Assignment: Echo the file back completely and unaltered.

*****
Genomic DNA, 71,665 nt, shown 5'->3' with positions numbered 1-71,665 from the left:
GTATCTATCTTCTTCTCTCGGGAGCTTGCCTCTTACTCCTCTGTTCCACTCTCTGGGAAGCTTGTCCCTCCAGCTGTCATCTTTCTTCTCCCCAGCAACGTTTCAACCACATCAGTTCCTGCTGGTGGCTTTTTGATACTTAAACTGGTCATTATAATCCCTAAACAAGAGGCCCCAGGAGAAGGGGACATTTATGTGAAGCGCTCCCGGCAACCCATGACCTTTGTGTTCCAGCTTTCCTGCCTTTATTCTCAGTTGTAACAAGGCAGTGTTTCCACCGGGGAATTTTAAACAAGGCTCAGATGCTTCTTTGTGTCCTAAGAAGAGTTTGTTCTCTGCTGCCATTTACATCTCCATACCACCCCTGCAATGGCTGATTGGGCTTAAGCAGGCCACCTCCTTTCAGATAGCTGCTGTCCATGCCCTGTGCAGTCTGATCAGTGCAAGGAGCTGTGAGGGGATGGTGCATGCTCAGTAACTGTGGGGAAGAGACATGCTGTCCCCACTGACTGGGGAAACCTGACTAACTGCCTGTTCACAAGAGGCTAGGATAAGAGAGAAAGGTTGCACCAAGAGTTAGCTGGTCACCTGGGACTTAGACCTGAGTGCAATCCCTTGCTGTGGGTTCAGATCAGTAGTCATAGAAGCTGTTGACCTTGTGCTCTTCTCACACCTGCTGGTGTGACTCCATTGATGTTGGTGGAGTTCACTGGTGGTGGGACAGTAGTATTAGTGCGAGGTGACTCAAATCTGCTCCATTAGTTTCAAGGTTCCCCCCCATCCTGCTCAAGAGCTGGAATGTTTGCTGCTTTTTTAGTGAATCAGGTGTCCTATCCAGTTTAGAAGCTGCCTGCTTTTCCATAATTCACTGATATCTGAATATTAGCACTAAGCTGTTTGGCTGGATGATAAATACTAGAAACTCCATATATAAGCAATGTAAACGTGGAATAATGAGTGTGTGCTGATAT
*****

Genomic DNA, 71,665 nt, shown 5'->3' with positions numbered 1-71,665 from the left:
GTATCTATCTTCTTCTCTCGGGAGCTTGCCTCTTACTCCTCTGTTCCACTCTCTGGGAAGCTTGTCCCTCCAGCTGTCATCTTTCTTCTCCCCAGCAACGTTTCAACCACATCAGTTCCTGCTGGTGGCTTTTTGATACTTAAACTGGTCATTATAATCCCTAAACAAGAGGCCCCAGGAGAAGGGGACATTTATGTGAAGCGCTCCCGGCAACCCATGACCTTTGTGTTCCAGCTTTCCTGCCTTTATTCTCAGTTGTAACAAGGCAGTGTTTCCACCGGGGAATTTTAAACAAGGCTCAGATGCTTCTTTGTGTCCTAAGAAGAGTTTGTTCTCTGCTGCCATTTACATCTCCATACCACCCCTGCAATGGCTGATTGGGCTTAAGCAGGCCACCTCCTTTCAGATAGCTGCTGTCCATGCCCTGTGCAGTCTGATCAGTGCAAGGAGCTGTGAGGGGATGGTGCATGCTCAGTAACTGTGGGGAAGAGACATGCTGTCCCCACTGACTGGGGAAACCTGACTAACTGCCTGTTCACAAGAGGCTAGGATAAGAGAGAAAGGTTGCACCAAGAGTTAGCTGGTCACCTGGGACTTAGACCTGAGTGCAATCCCTTGCTGTGGGTTCAGATCAGTAGTCATAGAAGCTGTTGACCTTGTGCTCTTCTCACACCTGCTGGTGTGACTCCATTGATGTTGGTGGAGTTCACTGGTGGTGGGACAGTAGTATTAGTGCGAGGTGACTCAAATCTGCTCCATTAGTTTCAAGGTTCCCCCCCATCCTGCTCAAGAGCTGGAATGTTTGCTGCTTTTTTAGTGAATCAGGTGTCCTATCCAGTTTAGAAGCTGCCTGCTTTTCCATAATTCACTGATATCTGAATATTAGCACTAAGCTGTTTGGCTGGATGATAAATACTAGAAACTCCATATATAAGCAATGTAAACGTGGAATAATGAGTGTGTGCTGATAT